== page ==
The classical pathway of complement activation is only triggered by an antigen-antibody reaction (adaptive response). There is a cascade of protein activations which leads to the formation of the membrane-attack complex, which reacts with the membrane of the microorganism or of the infected cell and brings about its destruction

Cell destruction by complement

Cell destruction by the activation of the complement (classical pathway)

The activation of the complement by the alternative and lectin pathways occurs as a response to many foreign particles. It is part of the first line of defense in the natural response. The alternative pathway is triggered by the fragment C3b,
which is produced either spontaneously or by the classical pathway

The recently-described lectin pathway, is activated by a lectin present in the membrane of a large number of microorganisms known as MBL (Mannose Binding Lectin). MBL can activate the attack complex and so produce the destruction of the membrane of several microorganisms without activating antibodies.


A.2. Macrophage activation

Macrophages play a key role in the phagocytosis and destruction of microorganisms, either directly (natural or innate immunity), through their complement receptors (C3b) or during the adaptive immune response through their receptors for the Fc fraction of immunoglobulins. Macrophages are activated in this way during the innate response by their receptors for the complement and during the adaptive response by the Fc fragment of immunoglobulins. Macrophage activation can be triggered by the liberation of several cytokines, such as interferon. Moreover, its own activation produces the secretion of cytokines, which induce inflammation (the second phase of the innate response).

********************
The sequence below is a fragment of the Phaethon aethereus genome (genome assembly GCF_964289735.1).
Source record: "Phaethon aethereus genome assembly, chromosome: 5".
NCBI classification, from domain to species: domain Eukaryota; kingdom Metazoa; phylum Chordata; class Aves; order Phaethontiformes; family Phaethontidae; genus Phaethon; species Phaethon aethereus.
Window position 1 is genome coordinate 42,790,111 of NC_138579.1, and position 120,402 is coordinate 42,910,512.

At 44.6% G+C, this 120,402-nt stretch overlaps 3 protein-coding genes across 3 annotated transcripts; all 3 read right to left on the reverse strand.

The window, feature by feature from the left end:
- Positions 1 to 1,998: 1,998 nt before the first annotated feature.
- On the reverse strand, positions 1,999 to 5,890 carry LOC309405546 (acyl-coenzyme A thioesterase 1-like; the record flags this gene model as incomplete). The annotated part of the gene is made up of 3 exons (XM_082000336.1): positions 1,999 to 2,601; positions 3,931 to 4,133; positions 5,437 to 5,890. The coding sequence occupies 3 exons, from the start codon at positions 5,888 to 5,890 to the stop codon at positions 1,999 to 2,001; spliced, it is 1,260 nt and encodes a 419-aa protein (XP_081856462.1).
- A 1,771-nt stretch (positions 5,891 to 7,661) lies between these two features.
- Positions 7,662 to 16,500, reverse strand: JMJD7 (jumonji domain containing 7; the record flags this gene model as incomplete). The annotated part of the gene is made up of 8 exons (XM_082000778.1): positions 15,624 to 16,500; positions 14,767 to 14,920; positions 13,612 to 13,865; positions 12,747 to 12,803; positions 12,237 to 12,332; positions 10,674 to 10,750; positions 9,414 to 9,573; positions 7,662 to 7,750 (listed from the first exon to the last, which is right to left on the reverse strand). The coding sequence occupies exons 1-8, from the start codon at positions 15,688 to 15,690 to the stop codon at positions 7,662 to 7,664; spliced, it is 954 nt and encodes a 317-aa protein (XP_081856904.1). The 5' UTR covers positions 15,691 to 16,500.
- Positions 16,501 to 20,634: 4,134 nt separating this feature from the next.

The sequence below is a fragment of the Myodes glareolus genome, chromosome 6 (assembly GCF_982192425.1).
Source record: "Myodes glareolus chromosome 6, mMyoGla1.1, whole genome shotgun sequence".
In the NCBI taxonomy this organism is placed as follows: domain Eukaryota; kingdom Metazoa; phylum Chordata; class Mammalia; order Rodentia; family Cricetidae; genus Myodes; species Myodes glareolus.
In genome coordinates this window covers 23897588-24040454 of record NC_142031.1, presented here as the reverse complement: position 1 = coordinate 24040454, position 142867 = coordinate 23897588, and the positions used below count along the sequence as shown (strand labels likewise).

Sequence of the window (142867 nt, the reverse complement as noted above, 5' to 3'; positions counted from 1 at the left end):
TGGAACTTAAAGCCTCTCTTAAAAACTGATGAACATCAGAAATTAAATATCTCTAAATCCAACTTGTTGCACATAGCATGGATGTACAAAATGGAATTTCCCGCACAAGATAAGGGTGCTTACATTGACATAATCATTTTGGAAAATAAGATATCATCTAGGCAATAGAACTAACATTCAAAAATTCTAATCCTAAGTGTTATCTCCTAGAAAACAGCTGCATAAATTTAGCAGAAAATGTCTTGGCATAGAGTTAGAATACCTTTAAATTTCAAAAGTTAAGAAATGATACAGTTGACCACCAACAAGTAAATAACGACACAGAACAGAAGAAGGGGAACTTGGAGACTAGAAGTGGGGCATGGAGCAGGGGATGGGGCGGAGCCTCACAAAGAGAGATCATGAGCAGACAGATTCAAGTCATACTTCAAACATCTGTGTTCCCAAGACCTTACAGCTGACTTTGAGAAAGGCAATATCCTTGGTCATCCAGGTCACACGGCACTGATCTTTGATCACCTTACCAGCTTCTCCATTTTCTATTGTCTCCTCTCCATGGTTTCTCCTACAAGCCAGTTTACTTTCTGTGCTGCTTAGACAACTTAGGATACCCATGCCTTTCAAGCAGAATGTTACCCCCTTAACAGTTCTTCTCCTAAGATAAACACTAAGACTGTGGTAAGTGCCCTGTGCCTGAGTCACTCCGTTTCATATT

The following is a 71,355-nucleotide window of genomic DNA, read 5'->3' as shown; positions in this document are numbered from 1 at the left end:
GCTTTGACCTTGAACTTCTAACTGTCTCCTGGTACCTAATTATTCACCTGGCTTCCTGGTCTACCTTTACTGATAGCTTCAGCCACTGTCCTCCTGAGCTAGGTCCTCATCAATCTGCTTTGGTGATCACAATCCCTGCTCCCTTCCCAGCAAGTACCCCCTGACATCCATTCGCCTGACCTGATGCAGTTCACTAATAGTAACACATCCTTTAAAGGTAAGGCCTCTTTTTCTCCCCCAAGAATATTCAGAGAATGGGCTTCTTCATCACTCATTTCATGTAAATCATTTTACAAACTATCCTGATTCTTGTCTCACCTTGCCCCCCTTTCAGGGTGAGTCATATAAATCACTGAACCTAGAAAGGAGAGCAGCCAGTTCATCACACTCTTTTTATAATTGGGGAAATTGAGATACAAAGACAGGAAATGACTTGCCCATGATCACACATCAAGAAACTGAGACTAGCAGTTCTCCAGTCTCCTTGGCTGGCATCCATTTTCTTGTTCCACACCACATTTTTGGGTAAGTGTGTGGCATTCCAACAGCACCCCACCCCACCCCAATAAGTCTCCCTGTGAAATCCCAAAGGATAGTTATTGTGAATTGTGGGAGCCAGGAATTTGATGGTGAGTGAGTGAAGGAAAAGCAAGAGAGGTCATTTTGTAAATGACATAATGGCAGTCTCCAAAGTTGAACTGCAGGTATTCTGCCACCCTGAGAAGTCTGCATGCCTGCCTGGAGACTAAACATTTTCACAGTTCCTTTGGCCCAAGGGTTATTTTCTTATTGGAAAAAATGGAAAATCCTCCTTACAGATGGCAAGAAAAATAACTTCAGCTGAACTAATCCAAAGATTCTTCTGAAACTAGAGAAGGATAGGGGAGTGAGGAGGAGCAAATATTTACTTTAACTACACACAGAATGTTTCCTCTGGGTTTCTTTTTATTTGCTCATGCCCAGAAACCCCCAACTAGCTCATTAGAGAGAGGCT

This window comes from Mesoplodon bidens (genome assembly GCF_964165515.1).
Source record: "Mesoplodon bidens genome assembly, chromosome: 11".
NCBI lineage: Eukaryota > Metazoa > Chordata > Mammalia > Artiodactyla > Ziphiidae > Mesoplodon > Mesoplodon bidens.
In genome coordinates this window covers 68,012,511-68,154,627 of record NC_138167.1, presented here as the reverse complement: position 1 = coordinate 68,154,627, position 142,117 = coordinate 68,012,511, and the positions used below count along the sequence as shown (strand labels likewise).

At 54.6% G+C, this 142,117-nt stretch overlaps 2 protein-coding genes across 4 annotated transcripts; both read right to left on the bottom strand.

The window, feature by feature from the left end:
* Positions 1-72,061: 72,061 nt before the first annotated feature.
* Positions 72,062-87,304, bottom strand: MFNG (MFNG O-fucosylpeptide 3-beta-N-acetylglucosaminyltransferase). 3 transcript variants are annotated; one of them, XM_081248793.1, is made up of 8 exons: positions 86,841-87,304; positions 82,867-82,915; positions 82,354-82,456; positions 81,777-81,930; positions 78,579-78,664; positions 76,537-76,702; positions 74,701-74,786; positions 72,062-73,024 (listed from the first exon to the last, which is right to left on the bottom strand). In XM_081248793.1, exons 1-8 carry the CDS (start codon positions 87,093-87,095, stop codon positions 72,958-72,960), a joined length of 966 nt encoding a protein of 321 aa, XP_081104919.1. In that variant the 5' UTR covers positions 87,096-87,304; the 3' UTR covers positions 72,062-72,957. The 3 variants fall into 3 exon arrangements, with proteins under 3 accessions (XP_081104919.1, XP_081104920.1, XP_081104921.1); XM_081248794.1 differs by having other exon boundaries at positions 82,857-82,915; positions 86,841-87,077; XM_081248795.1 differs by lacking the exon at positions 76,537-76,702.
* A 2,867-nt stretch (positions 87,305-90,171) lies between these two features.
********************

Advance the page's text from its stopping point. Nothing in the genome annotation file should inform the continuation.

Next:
Macrophage phagocyting  Candida albicans cells  
© James A. Sullivan, Cells Alive!

Inflammation. Macrophages and stimulated NK cells produce different cytokines that induce local inflammation and other general effects,  such as the elevation of body temperature. These actions have a key defensive role during the innate response, because they stimulate the attraction of immune cells to the affected area. The main cytokines that intervene in this type of response were studied in How do cytokines intervene in the natural or innate immune response? In this chapter we will review the activation of NK  cells and the production and functions of the complement.  

Cytokines. Cellular activation.

Cytokines play a main role in the innate response with direct mechanisms of action against the pathogen (avoiding infection of cells by different viruses) or with mechanisms of cellular activation (NK cells and macrophages) that produce the liberation of more cytokines. 


Only if an infectious organism can break through the first lines of defense of the innate immunity will an adaptive immune response ensue. 

Adaptive immune response

The adaptive immune response is a SPECIFIC response, induced by a given antigen that generates a response that specifically targets that same antigen. It takes place after the failure of the innate response starting 96 to 120 hours after the infection. The infectious organisms or antigens, which have not been eliminated during the innate response, are transported by the macrophages to the secondary lymphoid organs (lymph nodes). There the antigen presenting cells will process the antigen in order to present it to the CD 4+ T lymphocytes (How are B lymphocytes stimulated?)

Antigen presentation.

Mechanisms of antigen presentation. Cellular cooperation between antigen presenting cells and CD4 T lymphocytes and B lymphocytes. The participation of different cytokines is essential for this process.